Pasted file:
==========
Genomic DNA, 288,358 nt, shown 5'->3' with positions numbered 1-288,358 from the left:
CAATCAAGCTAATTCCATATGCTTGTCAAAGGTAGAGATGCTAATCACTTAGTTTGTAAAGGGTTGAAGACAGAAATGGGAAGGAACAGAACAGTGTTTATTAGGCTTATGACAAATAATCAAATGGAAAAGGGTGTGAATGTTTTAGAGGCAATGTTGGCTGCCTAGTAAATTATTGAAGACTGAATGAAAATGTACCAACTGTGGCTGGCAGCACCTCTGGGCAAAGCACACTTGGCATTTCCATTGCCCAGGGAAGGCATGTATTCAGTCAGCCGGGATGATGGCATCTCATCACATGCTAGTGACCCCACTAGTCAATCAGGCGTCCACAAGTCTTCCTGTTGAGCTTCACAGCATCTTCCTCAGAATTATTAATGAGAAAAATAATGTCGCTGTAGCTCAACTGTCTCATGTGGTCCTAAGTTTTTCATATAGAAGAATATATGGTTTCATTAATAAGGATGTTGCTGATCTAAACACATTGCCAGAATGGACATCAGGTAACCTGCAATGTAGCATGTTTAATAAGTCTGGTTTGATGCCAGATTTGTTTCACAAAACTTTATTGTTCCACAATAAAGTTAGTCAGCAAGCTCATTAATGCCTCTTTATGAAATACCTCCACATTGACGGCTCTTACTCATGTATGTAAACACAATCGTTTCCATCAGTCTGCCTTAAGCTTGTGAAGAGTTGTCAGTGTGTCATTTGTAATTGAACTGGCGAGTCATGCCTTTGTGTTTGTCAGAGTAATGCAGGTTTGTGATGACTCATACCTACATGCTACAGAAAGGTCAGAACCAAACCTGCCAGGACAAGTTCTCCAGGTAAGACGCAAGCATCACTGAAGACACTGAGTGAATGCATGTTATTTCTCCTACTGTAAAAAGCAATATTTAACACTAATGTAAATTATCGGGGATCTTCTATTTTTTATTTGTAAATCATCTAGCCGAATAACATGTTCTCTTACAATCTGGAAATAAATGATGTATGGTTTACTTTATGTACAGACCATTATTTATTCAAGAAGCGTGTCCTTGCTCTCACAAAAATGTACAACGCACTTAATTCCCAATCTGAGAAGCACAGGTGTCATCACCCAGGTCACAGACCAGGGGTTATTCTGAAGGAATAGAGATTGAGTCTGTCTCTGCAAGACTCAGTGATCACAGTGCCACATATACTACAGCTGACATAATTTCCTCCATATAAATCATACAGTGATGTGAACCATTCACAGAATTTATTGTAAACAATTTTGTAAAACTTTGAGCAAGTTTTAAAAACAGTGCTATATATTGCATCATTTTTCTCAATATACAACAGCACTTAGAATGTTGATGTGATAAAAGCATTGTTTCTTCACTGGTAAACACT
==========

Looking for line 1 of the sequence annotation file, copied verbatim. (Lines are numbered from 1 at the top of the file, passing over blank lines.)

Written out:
Genomic DNA, 288,358 nt, shown 5'->3' with positions numbered 1-288,358 from the left: